Some Education Employees Dislike The Pension Reform Plans

By: Marie Luby Email
By: Marie Luby Email

Many of Kentucky's education employees are not happy with the tentative pension reform plans.

They say compromise is necessary to fix their retirement systems and avoid even bigger problems in the future.

The latest pension reform plan for employees in Kentucky's education system isn't a hit with KEA, but officials say it's the least damaging proposal they've seen so far.

“We're of the opinion that public school employees have always paid their contribution, and that this legislation is punitive toward the public school employees; they're the ones feeling the pain from this legislation,” Tom Denton, Vice President of KEA, said.

KEA officials say for seven of the last 13 years, the state hasn't paid its required amount into the retirement systems.

Now legislators are promising full funding by 2024 in exchange for employees giving up a chunk of their cost of living adjustment when they retire.

“Imagine if we did that to Shell Oil. Say, you can only raise the price of gas 1.5%. It's not very practical,” Wayne Bishop, President Perry County Education Association said.

Many educators say they're unsure about the long-term impact on recruiting new hires.

“We want to see new educators come in. But at the same time we want to make sure that they are secure, and we want to make sure that they have a retirement to look forward to just like we did,” Juanita Spangler said.

KEA officials say they hope the sacrifices they're willing to make now, will help put a shaky pension system on stable ground.

KEA officials also tell us they hope all sides stick to their tentative agreement, so the special session ends as quickly as possible.


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Comments are posted from viewers like you and do not always reflect the views of this station.
  • by RALPH Location: PIKEVILLE on Jun 24, 2008 at 10:14 AM
    TIME FOR THE TEACHERS ACTIVE AND RETIRED TO BAN TOGATHER AND SUE THE STATE FOR FAILING TO HOLD UP THEIR END OF THE CONTRACT. A SIGNED CONTRACT IS BIDDING. OR WAS THE LAST TIME I HAD ANY DEALINGS WITH A WRITTEN CONTRACT.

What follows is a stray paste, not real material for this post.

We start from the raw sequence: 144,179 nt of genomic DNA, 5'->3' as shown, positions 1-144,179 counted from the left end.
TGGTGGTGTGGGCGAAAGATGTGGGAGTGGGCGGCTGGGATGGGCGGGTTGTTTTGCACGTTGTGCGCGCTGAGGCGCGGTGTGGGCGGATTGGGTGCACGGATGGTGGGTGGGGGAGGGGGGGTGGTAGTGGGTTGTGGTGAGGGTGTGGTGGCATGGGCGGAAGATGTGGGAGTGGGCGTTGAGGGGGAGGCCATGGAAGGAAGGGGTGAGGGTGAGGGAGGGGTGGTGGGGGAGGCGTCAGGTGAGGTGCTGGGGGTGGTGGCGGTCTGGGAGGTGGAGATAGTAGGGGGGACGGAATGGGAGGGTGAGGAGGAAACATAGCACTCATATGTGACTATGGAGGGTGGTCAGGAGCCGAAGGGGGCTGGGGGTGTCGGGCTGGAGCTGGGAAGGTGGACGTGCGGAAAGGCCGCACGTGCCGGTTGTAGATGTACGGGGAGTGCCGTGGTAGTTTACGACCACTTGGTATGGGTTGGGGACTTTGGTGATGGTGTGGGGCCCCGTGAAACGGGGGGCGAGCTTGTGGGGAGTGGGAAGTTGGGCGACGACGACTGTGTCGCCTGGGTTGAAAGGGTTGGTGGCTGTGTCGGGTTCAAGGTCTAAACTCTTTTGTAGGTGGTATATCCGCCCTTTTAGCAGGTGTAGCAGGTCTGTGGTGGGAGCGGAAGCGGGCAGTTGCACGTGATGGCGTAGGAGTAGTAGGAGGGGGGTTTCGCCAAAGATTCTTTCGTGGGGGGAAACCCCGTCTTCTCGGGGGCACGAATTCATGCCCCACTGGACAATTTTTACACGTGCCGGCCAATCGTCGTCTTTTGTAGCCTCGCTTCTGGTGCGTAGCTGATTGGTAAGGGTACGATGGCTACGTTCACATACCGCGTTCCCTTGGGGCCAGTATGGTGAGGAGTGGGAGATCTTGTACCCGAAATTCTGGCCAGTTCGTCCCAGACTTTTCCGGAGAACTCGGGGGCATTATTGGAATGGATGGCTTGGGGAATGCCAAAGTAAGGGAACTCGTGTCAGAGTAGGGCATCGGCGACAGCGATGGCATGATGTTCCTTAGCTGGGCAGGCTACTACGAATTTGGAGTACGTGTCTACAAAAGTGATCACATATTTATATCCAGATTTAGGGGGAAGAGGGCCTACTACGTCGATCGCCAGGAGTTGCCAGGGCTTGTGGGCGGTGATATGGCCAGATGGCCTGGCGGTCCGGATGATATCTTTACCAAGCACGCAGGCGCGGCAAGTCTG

• by Cat on Jun 24, 2008 at 05:53 AM
    When I decided to going into the teaching profession, my children were in school. I started college because my husband worked in the union mines and everytime we turned around they were striking. Finally the mines that he worked at closed. We thought that if I when to college to become a teacher that we were working toward our future. I had no idea that when I was ready to retire that I COULD NOT draw his social security. This is so unfair. If he dies, the social security that he has worked for more than 40 years goes to someone else. Had I known this, I would have never gone into education. This is a warning to the young people getting ready to go to college. The state of Kentucky is always ready to dump on the teachers/or anyone in education. Think twice before going in to the education field. I know that if I had known this my career would have been in the medical field. THANK YOU KENTUCKY FOR MESSING UP EDUCATION AGAIN. Dem.and Rep. are alike.
  • by James Location: SE KY on Jun 23, 2008 at 03:09 PM
    Isn't the pension negoatied between the KEA and the state? If so, then the state is guilty of breach of contract by failing to fund the plan in a timely manner. I have a notion that the teachers are being asked to pay out of pocket into a system that will never be fully funded, by giving up part of their cola. Wake up teachers and put your feet down to such nonsense as is being proposed by our illusterous governor.

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